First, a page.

Mesenchymal Stem Cell-Derived Exosomes Provide Neuroprotection and Improve Long-Term Neurologic Outcomes in a Swine Model of Traumatic Brain Injury and Hemorrhagic Shock

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Journal of neurotrauma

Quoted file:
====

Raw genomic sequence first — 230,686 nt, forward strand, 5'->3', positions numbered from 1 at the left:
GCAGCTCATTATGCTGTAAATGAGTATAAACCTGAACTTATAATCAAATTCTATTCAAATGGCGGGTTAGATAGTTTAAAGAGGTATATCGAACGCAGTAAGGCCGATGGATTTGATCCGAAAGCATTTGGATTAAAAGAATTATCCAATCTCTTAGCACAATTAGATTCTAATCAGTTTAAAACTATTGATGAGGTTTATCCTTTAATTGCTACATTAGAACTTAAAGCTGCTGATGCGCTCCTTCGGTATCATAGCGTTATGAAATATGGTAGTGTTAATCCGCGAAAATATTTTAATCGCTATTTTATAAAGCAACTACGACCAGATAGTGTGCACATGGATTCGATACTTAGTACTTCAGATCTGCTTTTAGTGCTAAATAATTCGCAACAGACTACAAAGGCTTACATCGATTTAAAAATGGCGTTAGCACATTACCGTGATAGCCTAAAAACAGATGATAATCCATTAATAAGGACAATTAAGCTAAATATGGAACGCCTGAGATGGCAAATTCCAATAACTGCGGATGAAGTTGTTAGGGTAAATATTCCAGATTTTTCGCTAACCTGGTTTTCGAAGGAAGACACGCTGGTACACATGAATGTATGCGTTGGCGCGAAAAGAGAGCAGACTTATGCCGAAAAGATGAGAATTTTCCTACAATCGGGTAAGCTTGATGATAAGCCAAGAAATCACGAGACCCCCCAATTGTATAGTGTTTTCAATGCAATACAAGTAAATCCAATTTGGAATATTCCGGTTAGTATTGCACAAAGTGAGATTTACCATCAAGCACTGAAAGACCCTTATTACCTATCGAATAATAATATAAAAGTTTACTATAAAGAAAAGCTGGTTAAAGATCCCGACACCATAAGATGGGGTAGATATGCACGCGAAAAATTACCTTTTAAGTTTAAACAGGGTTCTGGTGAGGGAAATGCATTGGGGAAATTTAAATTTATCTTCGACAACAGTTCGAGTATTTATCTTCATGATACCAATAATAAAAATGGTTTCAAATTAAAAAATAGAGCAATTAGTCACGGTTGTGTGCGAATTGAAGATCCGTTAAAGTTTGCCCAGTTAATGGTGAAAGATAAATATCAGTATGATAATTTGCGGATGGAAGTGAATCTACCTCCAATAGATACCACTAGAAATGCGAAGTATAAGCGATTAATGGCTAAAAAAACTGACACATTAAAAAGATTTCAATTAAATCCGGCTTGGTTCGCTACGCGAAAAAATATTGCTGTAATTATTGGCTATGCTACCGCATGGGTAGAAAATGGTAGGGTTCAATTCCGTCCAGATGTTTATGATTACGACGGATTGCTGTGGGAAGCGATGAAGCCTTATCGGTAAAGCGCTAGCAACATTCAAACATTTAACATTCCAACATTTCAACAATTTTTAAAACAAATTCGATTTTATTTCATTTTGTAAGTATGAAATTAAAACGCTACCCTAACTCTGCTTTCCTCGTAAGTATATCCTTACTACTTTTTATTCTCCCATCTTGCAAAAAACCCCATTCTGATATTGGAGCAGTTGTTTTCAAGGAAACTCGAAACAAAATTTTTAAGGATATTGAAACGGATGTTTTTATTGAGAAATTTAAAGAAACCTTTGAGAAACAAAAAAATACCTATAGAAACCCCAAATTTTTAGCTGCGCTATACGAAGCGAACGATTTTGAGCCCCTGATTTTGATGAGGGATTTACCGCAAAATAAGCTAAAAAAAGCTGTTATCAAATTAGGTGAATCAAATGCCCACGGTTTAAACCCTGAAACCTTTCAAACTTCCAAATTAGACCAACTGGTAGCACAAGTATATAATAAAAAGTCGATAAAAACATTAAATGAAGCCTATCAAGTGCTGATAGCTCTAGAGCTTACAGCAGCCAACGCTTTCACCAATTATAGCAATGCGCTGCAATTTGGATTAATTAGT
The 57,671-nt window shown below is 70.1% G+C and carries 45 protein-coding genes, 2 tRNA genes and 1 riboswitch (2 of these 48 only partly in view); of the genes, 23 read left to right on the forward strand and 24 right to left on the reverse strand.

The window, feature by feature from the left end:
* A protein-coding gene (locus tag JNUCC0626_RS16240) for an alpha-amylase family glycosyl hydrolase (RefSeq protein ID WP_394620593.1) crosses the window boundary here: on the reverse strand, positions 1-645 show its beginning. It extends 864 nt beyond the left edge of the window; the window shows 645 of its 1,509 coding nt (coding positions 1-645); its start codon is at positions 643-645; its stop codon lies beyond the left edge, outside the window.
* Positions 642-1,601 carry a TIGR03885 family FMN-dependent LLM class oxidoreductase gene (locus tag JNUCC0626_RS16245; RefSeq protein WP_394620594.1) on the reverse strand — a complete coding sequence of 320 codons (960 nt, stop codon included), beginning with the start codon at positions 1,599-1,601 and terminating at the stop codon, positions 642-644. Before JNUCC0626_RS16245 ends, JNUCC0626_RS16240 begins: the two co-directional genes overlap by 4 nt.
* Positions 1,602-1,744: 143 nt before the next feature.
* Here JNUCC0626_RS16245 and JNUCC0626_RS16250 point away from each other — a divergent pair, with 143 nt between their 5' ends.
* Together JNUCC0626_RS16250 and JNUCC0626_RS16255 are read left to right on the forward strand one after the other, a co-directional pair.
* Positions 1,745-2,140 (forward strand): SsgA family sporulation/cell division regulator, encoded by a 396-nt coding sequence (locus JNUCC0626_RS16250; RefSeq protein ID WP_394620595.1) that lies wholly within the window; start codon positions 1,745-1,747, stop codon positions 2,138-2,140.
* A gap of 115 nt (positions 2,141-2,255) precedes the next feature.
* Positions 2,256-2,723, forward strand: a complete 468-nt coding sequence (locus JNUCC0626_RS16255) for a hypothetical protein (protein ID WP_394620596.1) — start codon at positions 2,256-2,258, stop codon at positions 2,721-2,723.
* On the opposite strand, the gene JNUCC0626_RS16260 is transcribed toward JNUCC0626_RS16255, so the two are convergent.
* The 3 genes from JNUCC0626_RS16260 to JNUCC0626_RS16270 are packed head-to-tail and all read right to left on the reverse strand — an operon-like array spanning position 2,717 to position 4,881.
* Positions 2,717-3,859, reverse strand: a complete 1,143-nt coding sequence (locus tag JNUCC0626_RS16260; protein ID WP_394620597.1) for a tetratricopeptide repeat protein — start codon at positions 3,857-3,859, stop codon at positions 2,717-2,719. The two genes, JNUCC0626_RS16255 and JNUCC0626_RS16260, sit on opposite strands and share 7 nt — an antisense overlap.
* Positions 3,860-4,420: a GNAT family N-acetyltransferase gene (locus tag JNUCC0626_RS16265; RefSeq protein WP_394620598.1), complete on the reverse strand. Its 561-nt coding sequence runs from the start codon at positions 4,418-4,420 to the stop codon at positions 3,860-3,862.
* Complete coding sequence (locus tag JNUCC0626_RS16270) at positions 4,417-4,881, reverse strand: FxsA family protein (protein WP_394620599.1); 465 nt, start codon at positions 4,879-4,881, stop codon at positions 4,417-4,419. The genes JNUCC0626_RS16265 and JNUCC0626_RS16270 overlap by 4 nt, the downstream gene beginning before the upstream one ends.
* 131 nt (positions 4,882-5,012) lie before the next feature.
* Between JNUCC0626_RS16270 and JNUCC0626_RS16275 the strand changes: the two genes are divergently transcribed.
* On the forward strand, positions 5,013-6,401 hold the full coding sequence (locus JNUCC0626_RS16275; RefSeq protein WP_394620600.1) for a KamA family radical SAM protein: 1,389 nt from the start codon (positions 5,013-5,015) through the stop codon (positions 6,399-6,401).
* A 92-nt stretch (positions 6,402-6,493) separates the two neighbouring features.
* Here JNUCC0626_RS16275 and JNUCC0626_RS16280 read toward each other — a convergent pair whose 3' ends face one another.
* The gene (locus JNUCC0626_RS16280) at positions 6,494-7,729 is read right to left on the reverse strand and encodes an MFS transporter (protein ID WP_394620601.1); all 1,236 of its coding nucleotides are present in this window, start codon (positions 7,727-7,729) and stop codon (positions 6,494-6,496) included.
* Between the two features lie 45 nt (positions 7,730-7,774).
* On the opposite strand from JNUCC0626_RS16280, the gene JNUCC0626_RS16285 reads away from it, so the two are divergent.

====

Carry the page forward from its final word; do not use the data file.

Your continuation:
Combined traumatic brain injury (TBI) and hemorrhagic shock (HS) remains a leading cause of preventable death worldwide. Mesenchymal stem cell-derived exosomes have demonstrated promise in small animal models of neurologic injury. To investigate the effects of exosome treatment in a clinically realistic large animal model, Yorkshire swine underwent TBI and HS. Animals were maintained in shock for 2 h before resuscitation with normal saline (NS). Animals were then resuscitated either with NS (3 x volume of shed blood) or with the same volume of NS with delayed exosome administration (1 x 10(13) particles/4 mL) (n = 5/cohort). Exosomes were administered 9 h post-injury, and on post-injury days (PID) 1, 5, 9, and 13. Neurologic severity scores (NSS) were assessed for 30 days, and neurocognitive functions were objectively measured. Exosome-treated animals had significantly lower NSS (p < 0.05) during the first five days of recovery. Exosome-treated animals also had a significantly shorter time to complete neurologic recovery (NSS = 0) compared with animals given NS alone (days to recovery: NS = 16.8 +/- 10.6; NS + exosomes = 5.6 +/- 2.8; p = 0.03). Animals treated with exosomes initiated neurocognitive testing earlier (days to initiation: NS = 9.6 +/- 0.5 vs. NS + exosomes = 4.2 +/- 0.8; p = 0.008); however, no difference was seen in time to mastery of tasks. In conclusion, treatment with exosomes attenuates the severity of neurologic injury and allows for faster neurologic recovery in a clinically realistic large animal model of TBI and HS.

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